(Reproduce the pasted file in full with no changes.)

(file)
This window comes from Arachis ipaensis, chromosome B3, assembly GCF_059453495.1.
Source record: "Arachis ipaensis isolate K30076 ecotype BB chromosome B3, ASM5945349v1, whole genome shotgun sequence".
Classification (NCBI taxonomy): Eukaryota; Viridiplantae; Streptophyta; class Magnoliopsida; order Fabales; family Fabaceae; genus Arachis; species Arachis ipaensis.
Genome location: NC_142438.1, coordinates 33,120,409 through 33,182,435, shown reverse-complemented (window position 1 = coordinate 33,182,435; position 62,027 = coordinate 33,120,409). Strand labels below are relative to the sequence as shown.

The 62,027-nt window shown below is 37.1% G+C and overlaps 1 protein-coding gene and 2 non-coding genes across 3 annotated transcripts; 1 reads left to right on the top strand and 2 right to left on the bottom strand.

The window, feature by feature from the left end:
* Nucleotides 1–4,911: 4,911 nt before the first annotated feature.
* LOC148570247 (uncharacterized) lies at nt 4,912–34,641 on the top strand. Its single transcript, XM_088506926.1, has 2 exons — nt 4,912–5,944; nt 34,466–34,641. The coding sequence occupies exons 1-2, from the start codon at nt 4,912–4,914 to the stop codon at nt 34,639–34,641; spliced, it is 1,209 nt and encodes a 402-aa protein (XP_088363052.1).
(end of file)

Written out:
This window comes from Arachis ipaensis, chromosome B3, assembly GCF_059453495.1.
Source record: "Arachis ipaensis isolate K30076 ecotype BB chromosome B3, ASM5945349v1, whole genome shotgun sequence".
Classification (NCBI taxonomy): Eukaryota; Viridiplantae; Streptophyta; class Magnoliopsida; order Fabales; family Fabaceae; genus Arachis; species Arachis ipaensis.
Genome location: NC_142438.1, coordinates 33,120,409 through 33,182,435, shown reverse-complemented (window position 1 = coordinate 33,182,435; position 62,027 = coordinate 33,120,409). Strand labels below are relative to the sequence as shown.

The 62,027-nt window shown below is 37.1% G+C and overlaps 1 protein-coding gene and 2 non-coding genes across 3 annotated transcripts; 1 reads left to right on the top strand and 2 right to left on the bottom strand.

The window, feature by feature from the left end:
* Nucleotides 1–4,911: 4,911 nt before the first annotated feature.
* LOC148570247 (uncharacterized) lies at nt 4,912–34,641 on the top strand. Its single transcript, XM_088506926.1, has 2 exons — nt 4,912–5,944; nt 34,466–34,641. The coding sequence occupies exons 1-2, from the start codon at nt 4,912–4,914 to the stop codon at nt 34,639–34,641; spliced, it is 1,209 nt and encodes a 402-aa protein (XP_088363052.1).